100 years young

Apr 01, 2019
Peter Greene reflects on the  special elements that have helped the Chartered Accountants Ireland Golf Society thrive over such a long period of time.

Golf is undoubtedly the ideal sport for a professional body such as Chartered Accountants Ireland to benefit from for member engagement because it almost uniquely transcends age, gender and abilities. Over the years, there has been a significant tradition of Irish Chartered Accountants linking together through golf for sporting association and social interaction.

The first known record of a golf event organised under the auspices of Chartered Accountants Ireland took place in June 1913 at Fortwilliam Golf Club, Belfast to compete for The Institute of Chartered Accountants Golf Challenge Cup. The fabulous trophy (pictured left with the Quin Cup and members in 1924) continues to be competed for annually by members of the Ulster Society, 106 years after its inauguration. Seven years later, in 1920, as the Belfast Newsletter archive press cutting below records, the first meeting of the newly-formed Chartered Accountants Ireland Golf Society was held at Royal County Down Golf Club where “keen rivalry was in evidence between the representatives of Dublin and Belfast”. The society eagerly anticipates the opportunity in September of next year to commemorate its 2020 centenary by returning to that same venue in the very week the first event took place for a special one-off outing.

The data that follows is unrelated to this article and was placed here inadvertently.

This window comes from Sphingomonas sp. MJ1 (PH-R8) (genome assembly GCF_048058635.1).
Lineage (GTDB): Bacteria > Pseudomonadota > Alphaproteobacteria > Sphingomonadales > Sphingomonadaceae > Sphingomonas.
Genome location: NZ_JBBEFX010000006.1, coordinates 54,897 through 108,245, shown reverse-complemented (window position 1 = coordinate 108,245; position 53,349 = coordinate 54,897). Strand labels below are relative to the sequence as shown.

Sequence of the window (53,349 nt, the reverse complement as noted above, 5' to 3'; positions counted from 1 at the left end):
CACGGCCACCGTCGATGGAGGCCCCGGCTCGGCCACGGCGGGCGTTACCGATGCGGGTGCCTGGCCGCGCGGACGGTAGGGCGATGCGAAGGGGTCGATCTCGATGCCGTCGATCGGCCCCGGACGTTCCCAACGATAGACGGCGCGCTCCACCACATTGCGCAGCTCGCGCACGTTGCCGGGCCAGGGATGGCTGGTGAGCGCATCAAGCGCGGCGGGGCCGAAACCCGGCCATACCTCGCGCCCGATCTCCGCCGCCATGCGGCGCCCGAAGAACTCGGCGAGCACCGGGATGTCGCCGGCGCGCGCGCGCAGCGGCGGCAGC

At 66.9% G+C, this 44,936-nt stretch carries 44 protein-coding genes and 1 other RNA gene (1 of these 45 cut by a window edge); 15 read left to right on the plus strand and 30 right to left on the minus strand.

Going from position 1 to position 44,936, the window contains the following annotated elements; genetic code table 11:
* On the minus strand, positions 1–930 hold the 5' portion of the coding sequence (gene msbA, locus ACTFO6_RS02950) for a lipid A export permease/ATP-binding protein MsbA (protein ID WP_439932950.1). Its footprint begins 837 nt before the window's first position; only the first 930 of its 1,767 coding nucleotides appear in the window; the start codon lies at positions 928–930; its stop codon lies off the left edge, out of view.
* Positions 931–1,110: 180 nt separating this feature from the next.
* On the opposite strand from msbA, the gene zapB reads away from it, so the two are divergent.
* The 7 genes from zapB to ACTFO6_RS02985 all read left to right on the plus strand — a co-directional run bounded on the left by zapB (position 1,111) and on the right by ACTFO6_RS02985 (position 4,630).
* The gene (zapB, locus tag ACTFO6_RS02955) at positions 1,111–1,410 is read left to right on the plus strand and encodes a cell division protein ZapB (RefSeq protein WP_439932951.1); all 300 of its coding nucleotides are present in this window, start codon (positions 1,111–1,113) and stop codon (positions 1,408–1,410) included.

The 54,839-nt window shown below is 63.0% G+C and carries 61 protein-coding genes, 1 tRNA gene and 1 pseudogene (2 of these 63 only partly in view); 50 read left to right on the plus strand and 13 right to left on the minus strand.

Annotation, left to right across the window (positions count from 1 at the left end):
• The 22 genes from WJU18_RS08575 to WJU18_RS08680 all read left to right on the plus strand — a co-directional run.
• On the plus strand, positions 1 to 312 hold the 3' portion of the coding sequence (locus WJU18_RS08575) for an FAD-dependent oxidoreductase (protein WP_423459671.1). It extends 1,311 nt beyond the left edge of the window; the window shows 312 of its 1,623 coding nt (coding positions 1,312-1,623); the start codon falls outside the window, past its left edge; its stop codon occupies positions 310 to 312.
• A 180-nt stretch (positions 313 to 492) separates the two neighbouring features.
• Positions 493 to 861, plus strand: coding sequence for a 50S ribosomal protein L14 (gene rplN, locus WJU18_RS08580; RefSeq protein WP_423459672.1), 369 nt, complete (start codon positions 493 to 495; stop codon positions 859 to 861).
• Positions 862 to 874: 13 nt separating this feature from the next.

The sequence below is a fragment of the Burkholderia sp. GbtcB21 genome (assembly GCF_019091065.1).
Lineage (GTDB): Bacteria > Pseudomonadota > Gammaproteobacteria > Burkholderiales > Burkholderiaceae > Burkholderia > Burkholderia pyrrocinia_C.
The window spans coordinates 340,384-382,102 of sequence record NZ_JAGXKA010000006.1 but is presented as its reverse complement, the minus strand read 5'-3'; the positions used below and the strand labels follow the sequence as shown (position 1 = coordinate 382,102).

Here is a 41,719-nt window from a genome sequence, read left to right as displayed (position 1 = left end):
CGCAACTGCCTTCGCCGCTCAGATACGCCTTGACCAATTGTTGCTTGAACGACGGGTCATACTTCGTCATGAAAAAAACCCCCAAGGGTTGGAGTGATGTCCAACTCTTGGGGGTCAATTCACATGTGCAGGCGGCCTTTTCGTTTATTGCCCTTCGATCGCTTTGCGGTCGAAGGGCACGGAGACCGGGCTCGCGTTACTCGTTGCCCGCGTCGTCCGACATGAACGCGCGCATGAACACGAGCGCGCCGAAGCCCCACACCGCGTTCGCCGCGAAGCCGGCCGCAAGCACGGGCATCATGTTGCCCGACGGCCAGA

There are 12 regular golf events in the Chartered Accountants Ireland calendar (visit for the 2019 diary) including the Leinster Society outing for The Old Students’ Cup, which started in the 1930s, and the annual Chartered Accountants Ireland Golf Society weekend meeting for members, which takes place in May of each year at Rosses Point, Sligo.

Early days

There are few records of the society before the 1950s, but we do know that the society held an annual meeting at different venues around the country from press cuttings and from Pat Bryan, who recalls first playing in 1935 at Royal County Down and also at Greenore, Portmarnock and Baltray before the break for the war. Additionally, the Quin Cup, which dates to 1920, and the Smylie Cup, which dates back to 1927, have the winners’ names recorded on the silver trophies which are still competed for annually. It was in the early 1950s that an inspired decision was taken to move the event “permanently” to the west of Ireland as a deliberate strategy to encourage members to stay over for the weekend to engage in social association, which established the society’s long-standing connection with County Sligo Golf Club at Rosses Point.

Rosses Point

The annual meeting has now taken place at Rosses Point for 66 years in a row. Regular participants note that there is something special about the venue and the culture of the weekend that has enabled the society to survive and thrive over such a long period of time. The outing comprises two days of competitive golf for a range of silver perpetual trophies in various categories of competition (some are pictured with the 2017 winners above), which have been presented or donated over many years by our own members, past presidents or named in honour of renowned members of the society. Golf might be the connection through which members are first introduced to the society, but many lifelong friendships have been made over the years and companionship through the sport of golf still brings everyone back to Rosses Point each year.